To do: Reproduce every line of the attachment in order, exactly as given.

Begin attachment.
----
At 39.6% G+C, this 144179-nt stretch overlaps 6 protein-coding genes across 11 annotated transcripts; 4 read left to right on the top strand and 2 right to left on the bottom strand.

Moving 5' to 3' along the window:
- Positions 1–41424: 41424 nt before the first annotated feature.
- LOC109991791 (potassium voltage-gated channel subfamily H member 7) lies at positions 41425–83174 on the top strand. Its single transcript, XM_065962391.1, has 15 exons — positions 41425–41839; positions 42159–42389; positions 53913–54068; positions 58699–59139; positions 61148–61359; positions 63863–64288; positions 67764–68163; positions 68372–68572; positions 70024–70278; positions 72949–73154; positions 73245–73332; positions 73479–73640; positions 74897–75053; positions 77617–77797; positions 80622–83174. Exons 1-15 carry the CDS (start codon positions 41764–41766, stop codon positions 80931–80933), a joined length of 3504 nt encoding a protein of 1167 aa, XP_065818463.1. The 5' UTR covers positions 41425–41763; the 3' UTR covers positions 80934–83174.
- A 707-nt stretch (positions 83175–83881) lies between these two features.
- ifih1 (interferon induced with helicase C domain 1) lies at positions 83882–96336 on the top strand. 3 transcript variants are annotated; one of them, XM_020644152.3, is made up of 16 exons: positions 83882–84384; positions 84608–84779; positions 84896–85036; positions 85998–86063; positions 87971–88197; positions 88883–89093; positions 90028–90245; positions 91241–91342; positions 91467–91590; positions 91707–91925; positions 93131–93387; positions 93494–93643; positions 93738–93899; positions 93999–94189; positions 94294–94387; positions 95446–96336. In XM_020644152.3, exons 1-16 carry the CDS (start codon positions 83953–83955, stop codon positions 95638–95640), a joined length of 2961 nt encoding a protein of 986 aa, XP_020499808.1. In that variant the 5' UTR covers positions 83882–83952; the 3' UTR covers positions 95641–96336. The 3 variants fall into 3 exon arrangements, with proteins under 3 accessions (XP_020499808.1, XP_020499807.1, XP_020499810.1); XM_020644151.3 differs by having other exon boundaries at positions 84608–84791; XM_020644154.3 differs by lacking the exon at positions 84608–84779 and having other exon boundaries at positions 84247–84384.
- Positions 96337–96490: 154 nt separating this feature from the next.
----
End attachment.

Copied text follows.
At 39.6% G+C, this 144179-nt stretch overlaps 6 protein-coding genes across 11 annotated transcripts; 4 read left to right on the top strand and 2 right to left on the bottom strand.

Moving 5' to 3' along the window:
- Positions 1–41424: 41424 nt before the first annotated feature.
- LOC109991791 (potassium voltage-gated channel subfamily H member 7) lies at positions 41425–83174 on the top strand. Its single transcript, XM_065962391.1, has 15 exons — positions 41425–41839; positions 42159–42389; positions 53913–54068; positions 58699–59139; positions 61148–61359; positions 63863–64288; positions 67764–68163; positions 68372–68572; positions 70024–70278; positions 72949–73154; positions 73245–73332; positions 73479–73640; positions 74897–75053; positions 77617–77797; positions 80622–83174. Exons 1-15 carry the CDS (start codon positions 41764–41766, stop codon positions 80931–80933), a joined length of 3504 nt encoding a protein of 1167 aa, XP_065818463.1. The 5' UTR covers positions 41425–41763; the 3' UTR covers positions 80934–83174.
- A 707-nt stretch (positions 83175–83881) lies between these two features.
- ifih1 (interferon induced with helicase C domain 1) lies at positions 83882–96336 on the top strand. 3 transcript variants are annotated; one of them, XM_020644152.3, is made up of 16 exons: positions 83882–84384; positions 84608–84779; positions 84896–85036; positions 85998–86063; positions 87971–88197; positions 88883–89093; positions 90028–90245; positions 91241–91342; positions 91467–91590; positions 91707–91925; positions 93131–93387; positions 93494–93643; positions 93738–93899; positions 93999–94189; positions 94294–94387; positions 95446–96336. In XM_020644152.3, exons 1-16 carry the CDS (start codon positions 83953–83955, stop codon positions 95638–95640), a joined length of 2961 nt encoding a protein of 986 aa, XP_020499808.1. In that variant the 5' UTR covers positions 83882–83952; the 3' UTR covers positions 95641–96336. The 3 variants fall into 3 exon arrangements, with proteins under 3 accessions (XP_020499808.1, XP_020499807.1, XP_020499810.1); XM_020644151.3 differs by having other exon boundaries at positions 84608–84791; XM_020644154.3 differs by lacking the exon at positions 84608–84779 and having other exon boundaries at positions 84247–84384.
- Positions 96337–96490: 154 nt separating this feature from the next.